Anniston Middle School represents the future of the city’s public education as well as its past. Try as we might, it is impossible to divorce the school from either of those realities.
Today, Anniston Middle School is mired in a controversy whose origins trace to the mid-1970s, at least. The land it sits on is extremely valuable to a city desperate for new revenue and retail development opportunities, particularly north of downtown and near McClellan. The school’s mission — educating Anniston’s youngest teens — is equally important, if not more so.
Yet, the city’s decision-makers must embrace a firm understanding of Anniston Middle School’s history: why it was built on Alabama 21, why it wasn’t built closer to the city’s residential core, and how contentious those decisions, and others, were when the Board of Education and former Superintendent J.V. Sailors finally settled on a 24-acre tract of land across the street from a then-operable U.S. Army post.
A faulty understanding could lead decision-makers to lead the city’s public schools down another questionable path.
Anniston Middle School’s seeds were laid in the 1960s, when the federal government and Supreme Court’s efforts to integrate America’s public schools finally gained traction in our Deep South city. It was a slow, laborious process that produced divided opinions and several opposing strategies as to the best way to bring fair and equitable public education to black and white students alike.
Nevertheless, integrated public education did come to Anniston. Progress couldn’t be stopped. The year 1973 marked the first year in which the city’s public schools were fully integrated, though some white, middle-class families immediately began self-segregating their children from black students by moving out of the city or by enrolling in private or parochial schools.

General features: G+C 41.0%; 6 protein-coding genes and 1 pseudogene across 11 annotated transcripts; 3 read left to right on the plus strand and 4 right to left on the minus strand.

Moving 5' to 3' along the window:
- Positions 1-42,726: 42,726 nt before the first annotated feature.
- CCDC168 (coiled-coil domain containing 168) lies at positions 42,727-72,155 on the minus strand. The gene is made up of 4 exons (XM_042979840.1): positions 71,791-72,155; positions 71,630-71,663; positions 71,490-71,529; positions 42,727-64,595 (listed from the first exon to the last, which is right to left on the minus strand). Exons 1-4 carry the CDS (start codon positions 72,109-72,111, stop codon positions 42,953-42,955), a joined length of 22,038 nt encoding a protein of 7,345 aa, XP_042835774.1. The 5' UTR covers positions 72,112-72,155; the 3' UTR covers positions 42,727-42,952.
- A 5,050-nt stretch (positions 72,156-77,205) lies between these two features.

Before 1973, black students in Anniston had been educated separately and graduated from Cobb High School. Forced integration birthed monumental change: despite its less-than-pristine condition, Cobb became the junior high school for black and white students, who would then advance to the recently built Anniston High School on Woodstock Avenue. Cobb High was the epitome of a neighborhood school, loved by residents who, to this day, still see it as a beacon of learning for black residents during the pre-civil rights times in the city.
Those paradigm shifts did not settle the queasiness felt by those who longed for something different, particularly among Anniston’s white families who weren’t unanimously fond of sending their children to (a.) a junior high in a predominantly black neighborhood, and (b.) a school housed in an aging building with few of the modern amenities found in the city’s previously all-white schools.
If you’re looking for the biblical moment of conception for today’s Anniston Middle School, here it is.
It took only a few years for the ingredients of discord to form into discussions about building a new junior high school in Anniston. Given the elements involved — race, children, politics, education — it was inevitable. In 1978, a poll conducted by the Alabama General Assistance Center at the University of Alabama unveiled Annistonians’ differing viewpoints.
When asked if they would support a tax increase to pay for a new junior high school in “a more central location,” 42 percent of polled residents said yes. Race, however, provided the real story. Fifty-two percent of white residents who were polled said yes.
Only 17 percent of black residents who were polled said yes.
In other words, five years after forced integration forever altered public education in Anniston, the question of location for the city’s junior high school became a never-ceasing dilemma. There seemed to be no middle ground, no consensus between the races, and no easy, palatable solution.
Today’s Anniston Middle School floats in that soupy mixture of diverging opinions, and has for nearly three decades. Its future rests on solving this long-standing problem.